Ringing the Changes
The Book Club have been looking at Nine Tailors by Dorothy L. Sayers for their December read. This 1934 novel, featuring the aristocratic sleuth Lord Peter Wimsey, is something of a Christmas story, although it opens on New Year’s Eve up in England’s fenland countryside.
Now, much as I love Dorothy Sayers, I have to admit that the book is far from perfect. Sayers has an unfortunate taste for the twee in her writing, and an uncomfortably easy acceptance of her era’s class structures and racist (and sexist) attitudes. Too, her plot here is as convoluted as they come, while the murder at its center is frankly implausible, if not outright impossible. Sayers doesn’t seem to trust the mystery to take care of itself—one of the cases when, as Raymond Chandler (The Art of Murder) noted about her writing, “the weakest element in them is the part that makes them detective stories.” As for the research in the novel, even those of us who adore picking up odd bits of knowledge in our mysteries end up feeling somewhat bludgeoned by the sheer quantity of information on the minutiae of bell ringing.
And yet, the book sings. Sayers always has a knack for shaping exactly the right phrase, the one that captures a moment or implies a complex sub-text: how after nine hours of physical work her character is so famished he feels his sides “clapping together like an empty portmanteau”; how a suspect has the “face of a man pushed to the last extremity, haggard and grey, and pinched about the nostrils like a dead man’s”; how during a ring of bells “the whole tower was drenched and drunken with noise.”
She paints pictures with words—
Before the cars reached St Paul, the flood was rising and pursuing them. Wimsey’s car—the last to start—was submerged to the axles. They fled through the dusk, and behind and on their left, the great silver sheet of water spread and spread.
But it’s more than cleverness with words and a knack for language. In Nine Tailors, Sayers is writing about a countryside she loves and a way of life that is in her bones—and it shows. You might not agree with her, in attitudes or in the construction of plot, but even a critical reader can’t say she doesn’t give her heart to this book.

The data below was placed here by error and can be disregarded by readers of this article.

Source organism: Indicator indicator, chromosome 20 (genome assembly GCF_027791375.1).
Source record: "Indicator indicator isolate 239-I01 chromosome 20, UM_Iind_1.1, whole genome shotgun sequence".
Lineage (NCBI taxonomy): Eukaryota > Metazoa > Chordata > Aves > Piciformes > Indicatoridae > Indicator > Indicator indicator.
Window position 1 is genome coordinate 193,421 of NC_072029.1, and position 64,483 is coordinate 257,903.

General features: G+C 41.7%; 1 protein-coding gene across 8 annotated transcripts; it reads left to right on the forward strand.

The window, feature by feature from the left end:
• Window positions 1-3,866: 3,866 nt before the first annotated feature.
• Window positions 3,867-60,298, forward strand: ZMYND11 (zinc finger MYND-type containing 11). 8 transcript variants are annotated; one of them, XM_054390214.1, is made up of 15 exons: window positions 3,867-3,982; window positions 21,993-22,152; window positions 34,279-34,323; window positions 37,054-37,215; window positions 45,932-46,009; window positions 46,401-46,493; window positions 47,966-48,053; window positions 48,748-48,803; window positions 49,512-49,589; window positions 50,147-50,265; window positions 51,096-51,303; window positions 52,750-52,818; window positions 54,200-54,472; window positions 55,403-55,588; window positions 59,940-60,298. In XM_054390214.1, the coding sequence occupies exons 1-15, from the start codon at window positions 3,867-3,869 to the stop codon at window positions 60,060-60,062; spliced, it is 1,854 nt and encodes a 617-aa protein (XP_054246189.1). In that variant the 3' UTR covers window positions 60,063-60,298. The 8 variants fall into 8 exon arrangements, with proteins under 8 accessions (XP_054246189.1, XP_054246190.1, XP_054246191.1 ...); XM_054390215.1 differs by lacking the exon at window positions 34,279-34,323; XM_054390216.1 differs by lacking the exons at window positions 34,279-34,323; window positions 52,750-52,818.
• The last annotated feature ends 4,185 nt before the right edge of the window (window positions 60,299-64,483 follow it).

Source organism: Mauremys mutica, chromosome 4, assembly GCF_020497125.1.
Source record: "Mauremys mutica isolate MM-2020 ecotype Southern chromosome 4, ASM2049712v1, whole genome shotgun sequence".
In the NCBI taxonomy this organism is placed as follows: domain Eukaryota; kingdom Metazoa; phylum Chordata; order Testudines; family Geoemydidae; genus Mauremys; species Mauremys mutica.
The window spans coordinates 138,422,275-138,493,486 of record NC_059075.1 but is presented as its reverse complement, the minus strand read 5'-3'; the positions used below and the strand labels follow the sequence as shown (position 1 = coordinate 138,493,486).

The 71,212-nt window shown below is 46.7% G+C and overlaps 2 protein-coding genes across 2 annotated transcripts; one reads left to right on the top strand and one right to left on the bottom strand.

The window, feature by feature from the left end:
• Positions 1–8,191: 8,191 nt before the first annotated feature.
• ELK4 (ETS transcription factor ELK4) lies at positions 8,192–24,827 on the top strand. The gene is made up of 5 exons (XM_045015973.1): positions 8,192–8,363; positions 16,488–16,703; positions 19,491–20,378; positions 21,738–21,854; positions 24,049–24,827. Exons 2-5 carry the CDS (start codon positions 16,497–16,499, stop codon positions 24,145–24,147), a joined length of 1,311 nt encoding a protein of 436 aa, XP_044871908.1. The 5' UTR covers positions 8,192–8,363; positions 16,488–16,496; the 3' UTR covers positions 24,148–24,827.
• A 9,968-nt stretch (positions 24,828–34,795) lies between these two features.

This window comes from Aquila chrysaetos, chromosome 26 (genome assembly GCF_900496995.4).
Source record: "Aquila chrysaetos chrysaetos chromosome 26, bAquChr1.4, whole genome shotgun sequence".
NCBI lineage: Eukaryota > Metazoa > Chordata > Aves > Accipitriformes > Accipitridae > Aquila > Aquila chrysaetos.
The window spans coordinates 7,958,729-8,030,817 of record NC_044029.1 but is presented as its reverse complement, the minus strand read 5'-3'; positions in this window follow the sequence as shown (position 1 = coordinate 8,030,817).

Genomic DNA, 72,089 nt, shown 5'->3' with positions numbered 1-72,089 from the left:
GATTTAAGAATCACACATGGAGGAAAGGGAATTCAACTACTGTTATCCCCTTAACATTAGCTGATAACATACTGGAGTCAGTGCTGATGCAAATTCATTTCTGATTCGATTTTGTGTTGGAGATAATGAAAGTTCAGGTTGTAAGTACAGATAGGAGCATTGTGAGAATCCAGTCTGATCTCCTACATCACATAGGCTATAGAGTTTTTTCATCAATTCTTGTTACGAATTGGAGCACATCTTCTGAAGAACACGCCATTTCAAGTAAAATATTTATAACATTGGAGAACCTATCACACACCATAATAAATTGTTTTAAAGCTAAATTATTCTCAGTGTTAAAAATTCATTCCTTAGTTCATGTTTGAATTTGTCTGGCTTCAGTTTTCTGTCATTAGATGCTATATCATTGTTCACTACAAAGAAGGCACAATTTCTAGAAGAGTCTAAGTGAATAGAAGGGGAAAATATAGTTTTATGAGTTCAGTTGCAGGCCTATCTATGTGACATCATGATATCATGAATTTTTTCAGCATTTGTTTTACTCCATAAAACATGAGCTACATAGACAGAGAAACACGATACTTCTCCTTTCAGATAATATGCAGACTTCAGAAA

What else would explain how choked up I get reading the story? How some passages just seem to fill my lungs and eyes, ridiculously but undeniably:
The bells gave tongue: Gaude, Sabaoth, John, Jericho, Jubilee, Dimity, Batty Thomas and Tailor Paul, rioting and exulting up in the high tower, wide mouths rising and falling, brazen tongues clamouring, huge wheels turning to the dance of the leaping ropes. Tin tan din dan bim bam bom bo…little Gaude, silver Sabaoth, strong John and Jericho, glad Jubilee, sweet Dimity and old Batty Thomas, with great Tailor Paul bawling and striding like a giant in the midst of them.
These are church bells, for heaven’s sake, bashing away in their towers, each clapper slapping its bronze surround in unnecessarily complex patterns and keeping everyone from sleep. But the language! The shape of the words, the names of each bell, their individual personalities, the verbs describing their movements and the tin/tan/din/dan/bim/bam/bom/bo of the initial descending sounds before each launches off into its mapped-out pattern—all those things come together to play a reader’s emotions as the ringer plays the bells overhead.
I challenge the reader not to feel a surge of emotion when, after one mystery has been solved and an act of heroism has taken a life, as the besieged village grows weary of the floods, Wimsey finds the waters starting to inch down—
…and returned, waving a handful of laurels from someone’s front garden, as the nearest substitute for an olive-branch. That day they rang a merry peal of Kent Treble Bob Major, and across the sundering flood heard the bells of St Stephen peal merrily back.
I love this book, despite—because of?—its flaws.
Nine Tailors is also the source of one my fondest memories. Many years ago, I was driving my brother and his wife through England. As we went, heading from Salisbury to Oxford, we were listening to Nine Tailors on the rental car’s tape player. As dusk settled in, I decided that our chances of finding hotel rooms (in those pre-cell phone days) might be easier outside the city, so I stopped in the nearby market town of Faringdon. The scene on the tape was clearly drawing to a close, so I let the car idle for a couple of minutes outside of a likely coaching inn…and when I shut it off and we climbed out to stretch our weary limbs, we were surrounded by the sound of bells from All Saint’s Church, and discovered that the inn we were parked in front of was called The Bell.
I am ashamed to admit, however, that even at the time, I couldn’t have told you if they were playing Kent Treble Bob Major.